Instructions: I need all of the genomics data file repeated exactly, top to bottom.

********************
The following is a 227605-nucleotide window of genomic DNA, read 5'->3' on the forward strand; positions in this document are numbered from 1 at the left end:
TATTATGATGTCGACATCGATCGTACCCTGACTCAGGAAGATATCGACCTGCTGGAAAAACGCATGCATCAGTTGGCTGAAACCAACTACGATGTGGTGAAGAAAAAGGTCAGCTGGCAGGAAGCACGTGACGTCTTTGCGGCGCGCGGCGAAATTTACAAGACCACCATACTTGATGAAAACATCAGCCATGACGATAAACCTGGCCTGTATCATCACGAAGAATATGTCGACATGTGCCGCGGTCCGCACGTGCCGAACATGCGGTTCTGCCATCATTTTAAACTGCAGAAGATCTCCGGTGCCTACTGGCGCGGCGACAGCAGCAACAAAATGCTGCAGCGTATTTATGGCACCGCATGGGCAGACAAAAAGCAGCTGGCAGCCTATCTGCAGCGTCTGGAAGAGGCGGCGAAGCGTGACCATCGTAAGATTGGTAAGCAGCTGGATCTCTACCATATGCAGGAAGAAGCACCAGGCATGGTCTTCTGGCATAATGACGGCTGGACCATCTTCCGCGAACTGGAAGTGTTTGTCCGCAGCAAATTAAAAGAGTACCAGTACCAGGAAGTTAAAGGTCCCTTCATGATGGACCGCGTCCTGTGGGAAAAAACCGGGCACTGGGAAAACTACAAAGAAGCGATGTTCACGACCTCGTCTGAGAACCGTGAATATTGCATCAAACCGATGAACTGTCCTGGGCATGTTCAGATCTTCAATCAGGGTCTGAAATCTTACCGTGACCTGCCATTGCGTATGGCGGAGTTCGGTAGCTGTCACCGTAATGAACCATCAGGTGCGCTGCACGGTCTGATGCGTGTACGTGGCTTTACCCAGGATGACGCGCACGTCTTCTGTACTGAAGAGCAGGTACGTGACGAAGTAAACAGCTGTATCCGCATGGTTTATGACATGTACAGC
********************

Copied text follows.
The following is a 227605-nucleotide window of genomic DNA, read 5'->3' on the forward strand; positions in this document are numbered from 1 at the left end:
TATTATGATGTCGACATCGATCGTACCCTGACTCAGGAAGATATCGACCTGCTGGAAAAACGCATGCATCAGTTGGCTGAAACCAACTACGATGTGGTGAAGAAAAAGGTCAGCTGGCAGGAAGCACGTGACGTCTTTGCGGCGCGCGGCGAAATTTACAAGACCACCATACTTGATGAAAACATCAGCCATGACGATAAACCTGGCCTGTATCATCACGAAGAATATGTCGACATGTGCCGCGGTCCGCACGTGCCGAACATGCGGTTCTGCCATCATTTTAAACTGCAGAAGATCTCCGGTGCCTACTGGCGCGGCGACAGCAGCAACAAAATGCTGCAGCGTATTTATGGCACCGCATGGGCAGACAAAAAGCAGCTGGCAGCCTATCTGCAGCGTCTGGAAGAGGCGGCGAAGCGTGACCATCGTAAGATTGGTAAGCAGCTGGATCTCTACCATATGCAGGAAGAAGCACCAGGCATGGTCTTCTGGCATAATGACGGCTGGACCATCTTCCGCGAACTGGAAGTGTTTGTCCGCAGCAAATTAAAAGAGTACCAGTACCAGGAAGTTAAAGGTCCCTTCATGATGGACCGCGTCCTGTGGGAAAAAACCGGGCACTGGGAAAACTACAAAGAAGCGATGTTCACGACCTCGTCTGAGAACCGTGAATATTGCATCAAACCGATGAACTGTCCTGGGCATGTTCAGATCTTCAATCAGGGTCTGAAATCTTACCGTGACCTGCCATTGCGTATGGCGGAGTTCGGTAGCTGTCACCGTAATGAACCATCAGGTGCGCTGCACGGTCTGATGCGTGTACGTGGCTTTACCCAGGATGACGCGCACGTCTTCTGTACTGAAGAGCAGGTACGTGACGAAGTAAACAGCTGTATCCGCATGGTTTATGACATGTACAGC